During this Sunday’s message, (which you can listen to here), we talked a bit about embracing the sacred in everything we do.  At the end of the service, we took a few minutes to break up into small groups & practice the Divine Hours.

Although we did something similar in the spring, and will be incorporating practices like this into our regular services more frequently, I realize we didn’t spend a lot of time introducing what Divine Hours, or the Daily Office really is.

Most of us, if we’ve spent anytime in the evangelical church at all, have heard about the importance of our daily devotions, or quiet time.  The idea being basically, spend 30 to 60 minutes with God every morning to start your day.  And then you’re good until the next day.  Clearly no one would say, you should only pray at that one point in the morning, but in practice that is how it worked for most followers of Jesus (if they actually took those 30-60 minutes).  They would say “Amen,” head out to their day, and allow the busyness of the day to crowd God out of the day for the most part.  They would crash into bed exhausted, and start the whole cycle over the next day.

Many of us, were taught to think, I’m going to spend some time with God.. So we get the Bible out and we’re trying to learn and read a lot, which is great. Then, we have to pray for all the needs around us. There are things we need to get done.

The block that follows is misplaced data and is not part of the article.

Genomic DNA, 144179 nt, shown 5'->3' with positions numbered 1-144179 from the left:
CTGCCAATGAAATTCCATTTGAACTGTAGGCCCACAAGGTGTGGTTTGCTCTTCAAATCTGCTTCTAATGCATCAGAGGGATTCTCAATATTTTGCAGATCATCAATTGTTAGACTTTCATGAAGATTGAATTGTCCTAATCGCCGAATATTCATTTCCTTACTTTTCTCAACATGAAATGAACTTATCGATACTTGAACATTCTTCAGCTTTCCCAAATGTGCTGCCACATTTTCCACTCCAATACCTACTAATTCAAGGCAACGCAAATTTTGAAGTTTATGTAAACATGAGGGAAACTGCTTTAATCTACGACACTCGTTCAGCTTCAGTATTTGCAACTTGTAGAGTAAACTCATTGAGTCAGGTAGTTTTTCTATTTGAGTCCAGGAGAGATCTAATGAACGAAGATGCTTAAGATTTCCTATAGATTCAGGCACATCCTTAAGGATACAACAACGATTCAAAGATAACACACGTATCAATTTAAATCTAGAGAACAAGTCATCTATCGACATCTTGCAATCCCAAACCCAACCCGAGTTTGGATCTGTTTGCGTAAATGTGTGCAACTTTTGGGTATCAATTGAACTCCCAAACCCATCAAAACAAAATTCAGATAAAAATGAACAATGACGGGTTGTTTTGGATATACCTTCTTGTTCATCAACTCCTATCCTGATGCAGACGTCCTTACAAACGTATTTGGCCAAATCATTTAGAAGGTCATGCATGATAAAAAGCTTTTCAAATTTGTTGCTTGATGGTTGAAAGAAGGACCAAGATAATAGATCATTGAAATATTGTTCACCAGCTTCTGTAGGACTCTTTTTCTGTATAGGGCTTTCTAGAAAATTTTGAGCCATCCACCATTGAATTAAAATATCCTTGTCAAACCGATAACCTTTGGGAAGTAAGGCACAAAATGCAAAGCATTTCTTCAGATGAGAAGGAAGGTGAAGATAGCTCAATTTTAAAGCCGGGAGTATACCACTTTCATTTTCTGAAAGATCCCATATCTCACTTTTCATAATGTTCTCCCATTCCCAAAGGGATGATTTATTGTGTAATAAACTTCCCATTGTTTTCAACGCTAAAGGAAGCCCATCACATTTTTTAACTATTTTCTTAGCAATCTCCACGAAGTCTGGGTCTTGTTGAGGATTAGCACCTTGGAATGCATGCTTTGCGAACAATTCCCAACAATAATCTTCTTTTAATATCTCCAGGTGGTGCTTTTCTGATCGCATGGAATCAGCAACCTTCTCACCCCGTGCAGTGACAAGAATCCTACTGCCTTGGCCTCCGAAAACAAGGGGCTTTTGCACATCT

For a lot of people it’s not been so much being with God and communing with God and seeking God. Instead it’s been about getting something from God in order to get things done, so we can get on with life. And the fact is, some of you reading this now, don’t spend much time in daily devotions with God.  Often when that happens, it is because  because we don’t see the benefit… we’re not seeing anything happen…and again, that’s part of the issue…we’re go to God because we want to see something happen.

What I really love about the Divine Hours is that there are set points in your day, where you stop what you are doing, and for 5-10 minutes, slow down, quiet down, and simply focus on God.

An office , is about seeking God. Stopping to be with him.  Taking the time to be aware and present with God throughout the day.  Being conscious of God throughout the day. There is a phrase in Scripture “pray without ceasing.” And the idea behind that is that I am aware of God all the time.

I’m  going to write 2-3 more posts this week on the divine hours, so that I can get into a bit more detail.   I’ve been practicing them for a few years now, and I want to encourage you to give them a try.  While there are books out there, the easiest (and cheapest) way to get started is to use the Ann Arbor Vineyard’s web site.  They have set up a page on-line that makes it super easy to check on your computer, or your mobile phone.

A great way to start is to pick 2 to 4 times per day (when you first rise, around lunch, before dinner & at bedtime are pretty standard times) log in, and pray through the prayers that are there.  I invite you to give it a shot over the next 24 hours, and tomorrow we’ll look briefly at the issue of praying prayers that others have written.

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